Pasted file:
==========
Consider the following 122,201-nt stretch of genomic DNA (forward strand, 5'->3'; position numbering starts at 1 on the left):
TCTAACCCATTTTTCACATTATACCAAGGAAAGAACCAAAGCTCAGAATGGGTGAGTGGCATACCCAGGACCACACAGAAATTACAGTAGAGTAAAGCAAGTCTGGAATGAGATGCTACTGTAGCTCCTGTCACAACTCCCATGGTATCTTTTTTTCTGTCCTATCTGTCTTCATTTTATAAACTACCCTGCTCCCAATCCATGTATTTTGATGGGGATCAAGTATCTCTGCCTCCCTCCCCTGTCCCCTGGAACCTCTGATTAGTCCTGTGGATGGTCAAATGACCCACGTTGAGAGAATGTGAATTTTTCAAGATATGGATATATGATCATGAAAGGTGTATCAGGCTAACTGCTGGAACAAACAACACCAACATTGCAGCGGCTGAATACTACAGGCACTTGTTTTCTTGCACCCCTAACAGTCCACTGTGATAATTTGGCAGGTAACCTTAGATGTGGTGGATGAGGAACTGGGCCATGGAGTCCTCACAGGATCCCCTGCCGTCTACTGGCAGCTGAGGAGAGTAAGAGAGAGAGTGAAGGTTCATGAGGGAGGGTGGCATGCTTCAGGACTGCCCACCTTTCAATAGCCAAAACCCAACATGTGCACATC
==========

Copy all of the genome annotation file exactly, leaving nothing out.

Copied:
Consider the following 122,201-nt stretch of genomic DNA (forward strand, 5'->3'; position numbering starts at 1 on the left):
TCTAACCCATTTTTCACATTATACCAAGGAAAGAACCAAAGCTCAGAATGGGTGAGTGGCATACCCAGGACCACACAGAAATTACAGTAGAGTAAAGCAAGTCTGGAATGAGATGCTACTGTAGCTCCTGTCACAACTCCCATGGTATCTTTTTTTCTGTCCTATCTGTCTTCATTTTATAAACTACCCTGCTCCCAATCCATGTATTTTGATGGGGATCAAGTATCTCTGCCTCCCTCCCCTGTCCCCTGGAACCTCTGATTAGTCCTGTGGATGGTCAAATGACCCACGTTGAGAGAATGTGAATTTTTCAAGATATGGATATATGATCATGAAAGGTGTATCAGGCTAACTGCTGGAACAAACAACACCAACATTGCAGCGGCTGAATACTACAGGCACTTGTTTTCTTGCACCCCTAACAGTCCACTGTGATAATTTGGCAGGTAACCTTAGATGTGGTGGATGAGGAACTGGGCCATGGAGTCCTCACAGGATCCCCTGCCGTCTACTGGCAGCTGAGGAGAGTAAGAGAGAGAGTGAAGGTTCATGAGGGAGGGTGGCATGCTTCAGGACTGCCCACCTTTCAATAGCCAAAACCCAACATGTGCACATC